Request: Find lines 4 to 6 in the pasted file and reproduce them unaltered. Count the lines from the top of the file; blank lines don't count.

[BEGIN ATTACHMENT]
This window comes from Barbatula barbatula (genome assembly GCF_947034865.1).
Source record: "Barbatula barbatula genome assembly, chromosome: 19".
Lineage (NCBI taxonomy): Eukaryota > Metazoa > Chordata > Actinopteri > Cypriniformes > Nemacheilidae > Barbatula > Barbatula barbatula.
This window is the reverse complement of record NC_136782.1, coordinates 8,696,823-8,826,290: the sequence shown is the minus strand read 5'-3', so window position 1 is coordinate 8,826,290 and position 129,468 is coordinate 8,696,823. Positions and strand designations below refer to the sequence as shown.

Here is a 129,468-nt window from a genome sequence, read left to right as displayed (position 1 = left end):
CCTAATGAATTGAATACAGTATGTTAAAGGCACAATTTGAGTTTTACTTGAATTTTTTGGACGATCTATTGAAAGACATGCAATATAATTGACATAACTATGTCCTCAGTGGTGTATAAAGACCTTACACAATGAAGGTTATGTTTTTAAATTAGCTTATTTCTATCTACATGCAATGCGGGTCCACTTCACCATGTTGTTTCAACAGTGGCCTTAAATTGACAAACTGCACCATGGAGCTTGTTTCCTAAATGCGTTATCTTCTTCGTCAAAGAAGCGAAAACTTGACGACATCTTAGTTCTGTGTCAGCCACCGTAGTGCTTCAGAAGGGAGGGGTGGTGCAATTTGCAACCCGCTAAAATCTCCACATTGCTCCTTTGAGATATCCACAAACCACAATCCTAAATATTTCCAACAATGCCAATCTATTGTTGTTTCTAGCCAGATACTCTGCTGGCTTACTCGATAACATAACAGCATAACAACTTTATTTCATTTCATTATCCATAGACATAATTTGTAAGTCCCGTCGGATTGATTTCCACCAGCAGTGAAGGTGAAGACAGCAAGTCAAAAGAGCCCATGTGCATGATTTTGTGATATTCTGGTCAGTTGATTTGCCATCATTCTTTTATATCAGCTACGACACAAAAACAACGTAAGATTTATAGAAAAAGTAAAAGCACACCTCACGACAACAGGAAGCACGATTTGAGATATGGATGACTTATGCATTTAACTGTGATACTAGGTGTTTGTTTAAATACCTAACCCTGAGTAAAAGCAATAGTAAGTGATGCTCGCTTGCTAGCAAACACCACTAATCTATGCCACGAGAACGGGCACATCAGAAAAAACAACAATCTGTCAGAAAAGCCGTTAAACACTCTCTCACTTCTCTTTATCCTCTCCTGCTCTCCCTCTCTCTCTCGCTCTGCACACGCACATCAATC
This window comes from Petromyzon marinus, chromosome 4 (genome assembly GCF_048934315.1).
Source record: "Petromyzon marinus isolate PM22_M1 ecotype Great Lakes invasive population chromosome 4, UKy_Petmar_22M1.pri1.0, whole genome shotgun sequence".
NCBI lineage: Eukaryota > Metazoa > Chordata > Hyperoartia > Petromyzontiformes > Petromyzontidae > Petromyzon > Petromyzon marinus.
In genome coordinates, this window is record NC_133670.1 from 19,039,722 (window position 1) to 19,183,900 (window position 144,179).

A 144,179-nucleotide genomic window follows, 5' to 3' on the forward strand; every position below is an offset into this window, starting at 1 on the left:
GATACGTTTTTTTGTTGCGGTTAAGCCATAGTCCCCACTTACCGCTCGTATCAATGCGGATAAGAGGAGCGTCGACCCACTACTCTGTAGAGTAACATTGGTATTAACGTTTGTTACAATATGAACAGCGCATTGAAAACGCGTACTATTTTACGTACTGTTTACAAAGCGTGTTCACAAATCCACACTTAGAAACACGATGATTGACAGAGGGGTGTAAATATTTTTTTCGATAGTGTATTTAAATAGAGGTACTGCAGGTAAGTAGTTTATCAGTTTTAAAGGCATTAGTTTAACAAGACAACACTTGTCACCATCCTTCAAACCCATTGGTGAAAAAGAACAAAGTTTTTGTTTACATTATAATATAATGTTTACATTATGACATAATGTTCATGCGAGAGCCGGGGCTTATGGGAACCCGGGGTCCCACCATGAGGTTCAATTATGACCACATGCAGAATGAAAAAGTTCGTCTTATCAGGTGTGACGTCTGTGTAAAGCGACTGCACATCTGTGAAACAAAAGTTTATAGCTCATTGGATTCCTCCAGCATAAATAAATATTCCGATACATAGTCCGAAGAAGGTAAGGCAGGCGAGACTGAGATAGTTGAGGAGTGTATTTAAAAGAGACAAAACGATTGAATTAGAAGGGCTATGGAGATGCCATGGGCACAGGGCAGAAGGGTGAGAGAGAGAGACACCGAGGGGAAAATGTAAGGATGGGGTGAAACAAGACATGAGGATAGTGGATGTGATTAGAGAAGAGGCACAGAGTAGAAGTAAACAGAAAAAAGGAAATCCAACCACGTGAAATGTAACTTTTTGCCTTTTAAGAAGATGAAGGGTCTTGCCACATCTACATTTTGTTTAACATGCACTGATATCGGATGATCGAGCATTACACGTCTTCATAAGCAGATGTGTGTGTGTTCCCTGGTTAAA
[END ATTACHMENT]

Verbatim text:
This window is the reverse complement of record NC_136782.1, coordinates 8,696,823-8,826,290: the sequence shown is the minus strand read 5'-3', so window position 1 is coordinate 8,826,290 and position 129,468 is coordinate 8,696,823. Positions and strand designations below refer to the sequence as shown.

Here is a 129,468-nt window from a genome sequence, read left to right as displayed (position 1 = left end):
CCTAATGAATTGAATACAGTATGTTAAAGGCACAATTTGAGTTTTACTTGAATTTTTTGGACGATCTATTGAAAGACATGCAATATAATTGACATAACTATGTCCTCAGTGGTGTATAAAGACCTTACACAATGAAGGTTATGTTTTTAAATTAGCTTATTTCTATCTACATGCAATGCGGGTCCACTTCACCATGTTGTTTCAACAGTGGCCTTAAATTGACAAACTGCACCATGGAGCTTGTTTCCTAAATGCGTTATCTTCTTCGTCAAAGAAGCGAAAACTTGACGACATCTTAGTTCTGTGTCAGCCACCGTAGTGCTTCAGAAGGGAGGGGTGGTGCAATTTGCAACCCGCTAAAATCTCCACATTGCTCCTTTGAGATATCCACAAACCACAATCCTAAATATTTCCAACAATGCCAATCTATTGTTGTTTCTAGCCAGATACTCTGCTGGCTTACTCGATAACATAACAGCATAACAACTTTATTTCATTTCATTATCCATAGACATAATTTGTAAGTCCCGTCGGATTGATTTCCACCAGCAGTGAAGGTGAAGACAGCAAGTCAAAAGAGCCCATGTGCATGATTTTGTGATATTCTGGTCAGTTGATTTGCCATCATTCTTTTATATCAGCTACGACACAAAAACAACGTAAGATTTATAGAAAAAGTAAAAGCACACCTCACGACAACAGGAAGCACGATTTGAGATATGGATGACTTATGCATTTAACTGTGATACTAGGTGTTTGTTTAAATACCTAACCCTGAGTAAAAGCAATAGTAAGTGATGCTCGCTTGCTAGCAAACACCACTAATCTATGCCACGAGAACGGGCACATCAGAAAAAACAACAATCTGTCAGAAAAGCCGTTAAACACTCTCTCACTTCTCTTTATCCTCTCCTGCTCTCCCTCTCTCTCTCGCTCTGCACACGCACATCAATC